So I favor a

    • Incontinentia Buttocks says:

      Ack! Sorry about the typos (including misspelling Henry Farrell’s name again) and the stray sentence that shouldn’t be there. Blame (in order): 1) posting before coffee, 2) iPad fat fingers; 3) the lack of a preview function.

      • Scott Lemieux says:

        I already responded in the post. I agree that there would be a somewhat greater frequency of ineffectual protests from Democrats in the wake of the (much worse) military policies of a Romney administration. What I don’t understand is who gives a shit.

        • Davis X. Machina says:

          Who would give a shit?

          People involved in the ineffectual protests, which, while ineffectual, would give structure and meaning to their otherwise pointless lives otherwise mired in a cycle of getting and gaining.

          Everyone needs a reason to get out of bed in the morning.

          Why don’t you want people to be happy?

        • Incontinentia Buttocks says:

          I think you’re misreading me, Scott. I favor Obama’s reelection. I will vote for Obama in November (though in my very red state, if I had another, progressive choice on the ballot, I might vote for her instead). If I lived in a battleground state I would absolutely vote for Obama.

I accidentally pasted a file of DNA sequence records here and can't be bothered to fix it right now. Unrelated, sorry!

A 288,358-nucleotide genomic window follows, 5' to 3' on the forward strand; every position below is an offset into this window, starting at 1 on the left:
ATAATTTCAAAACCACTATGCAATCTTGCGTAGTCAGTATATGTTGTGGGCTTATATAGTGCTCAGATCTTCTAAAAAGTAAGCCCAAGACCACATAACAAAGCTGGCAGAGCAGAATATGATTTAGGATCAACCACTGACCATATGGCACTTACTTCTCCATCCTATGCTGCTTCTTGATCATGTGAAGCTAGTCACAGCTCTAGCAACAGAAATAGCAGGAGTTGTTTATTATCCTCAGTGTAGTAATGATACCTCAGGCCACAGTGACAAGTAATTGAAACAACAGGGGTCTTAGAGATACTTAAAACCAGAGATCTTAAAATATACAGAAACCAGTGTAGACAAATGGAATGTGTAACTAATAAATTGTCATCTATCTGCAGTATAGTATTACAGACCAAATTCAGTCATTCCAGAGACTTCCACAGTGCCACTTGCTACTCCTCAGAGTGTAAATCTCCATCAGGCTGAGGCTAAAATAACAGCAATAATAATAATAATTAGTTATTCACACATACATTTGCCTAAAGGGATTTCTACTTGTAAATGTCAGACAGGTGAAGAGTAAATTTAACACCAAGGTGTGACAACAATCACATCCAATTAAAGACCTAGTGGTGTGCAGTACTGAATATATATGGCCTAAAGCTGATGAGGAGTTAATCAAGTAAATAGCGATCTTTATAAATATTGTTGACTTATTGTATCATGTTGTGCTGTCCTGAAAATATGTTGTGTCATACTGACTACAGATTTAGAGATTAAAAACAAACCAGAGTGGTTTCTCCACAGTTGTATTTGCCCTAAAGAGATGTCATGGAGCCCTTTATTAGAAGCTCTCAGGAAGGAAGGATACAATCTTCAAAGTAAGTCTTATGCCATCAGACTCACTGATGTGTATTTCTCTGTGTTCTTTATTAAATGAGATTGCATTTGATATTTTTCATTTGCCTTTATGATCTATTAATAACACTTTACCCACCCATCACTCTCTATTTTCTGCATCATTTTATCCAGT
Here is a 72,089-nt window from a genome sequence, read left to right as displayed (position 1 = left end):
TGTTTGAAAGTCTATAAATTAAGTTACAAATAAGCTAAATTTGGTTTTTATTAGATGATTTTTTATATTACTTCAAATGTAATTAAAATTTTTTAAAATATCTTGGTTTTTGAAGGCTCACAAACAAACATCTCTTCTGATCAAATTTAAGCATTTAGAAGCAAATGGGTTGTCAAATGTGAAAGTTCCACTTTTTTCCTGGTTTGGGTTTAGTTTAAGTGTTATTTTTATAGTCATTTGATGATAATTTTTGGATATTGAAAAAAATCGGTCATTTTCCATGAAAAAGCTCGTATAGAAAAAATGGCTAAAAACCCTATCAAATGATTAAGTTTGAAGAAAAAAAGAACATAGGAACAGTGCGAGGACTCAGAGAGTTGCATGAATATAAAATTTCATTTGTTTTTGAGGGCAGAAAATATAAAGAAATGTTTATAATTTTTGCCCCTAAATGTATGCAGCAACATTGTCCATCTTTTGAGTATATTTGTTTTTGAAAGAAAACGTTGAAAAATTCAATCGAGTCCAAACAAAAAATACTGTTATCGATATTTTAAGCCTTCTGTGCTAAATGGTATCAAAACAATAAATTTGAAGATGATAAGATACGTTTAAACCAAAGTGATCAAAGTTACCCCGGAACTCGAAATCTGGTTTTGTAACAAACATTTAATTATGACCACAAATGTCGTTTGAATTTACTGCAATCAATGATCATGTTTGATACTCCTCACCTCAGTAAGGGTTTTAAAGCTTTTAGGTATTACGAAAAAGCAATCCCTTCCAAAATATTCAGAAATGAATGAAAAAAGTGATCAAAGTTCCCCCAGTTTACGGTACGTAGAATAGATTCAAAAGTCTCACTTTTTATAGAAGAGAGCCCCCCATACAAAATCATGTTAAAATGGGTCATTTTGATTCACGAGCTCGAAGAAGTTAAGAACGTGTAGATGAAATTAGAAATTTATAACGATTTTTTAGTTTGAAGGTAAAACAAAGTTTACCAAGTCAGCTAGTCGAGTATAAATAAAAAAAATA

My point, perhaps not as clearly stated above as it should have been, is that Obama’s record on civil liberties and war and peace matters. And “everybody does it” simply cannot excuse it away….as everyone arguing on this thread realizes when the “everybody” happen to be Republicans.

          I’d also note that the severe cynicism about American foreign policy (the enduring evils of which Erik is exactly correct about) disappears during Republican administrations, to be replaced by a different sort of cynicism: the notion that these evils were invented by the current Republican administration.

          So I’m all in favor of a realistic view of American foreign policy, now and in the past…and a realistic view of the likelihood that not voting for Obama or electing Mitt Romney would change it (i.e. zero likelihood). But I can’t except the cynical conclusion that, in the long run, we just need to accept endless war and endless war crimes.

  15. I have no particular intention of getting involved in an extended dispute on this, which would result in people getting angrier and angrier at each other to no very good purpose. What I will say is that the thing I find to be “frankly appalling” is that it takes a conservative to say this, and to get this debate going. The lack of discussion among left-liberals (with a couple of exceptions, most prominently Glenn Greenwald) of the more obviously shameful aspects of Obama’s foreign policy speaks to a variety of double standards, argument in bad faith, and partisan blind spots on the left.

    • Marc says: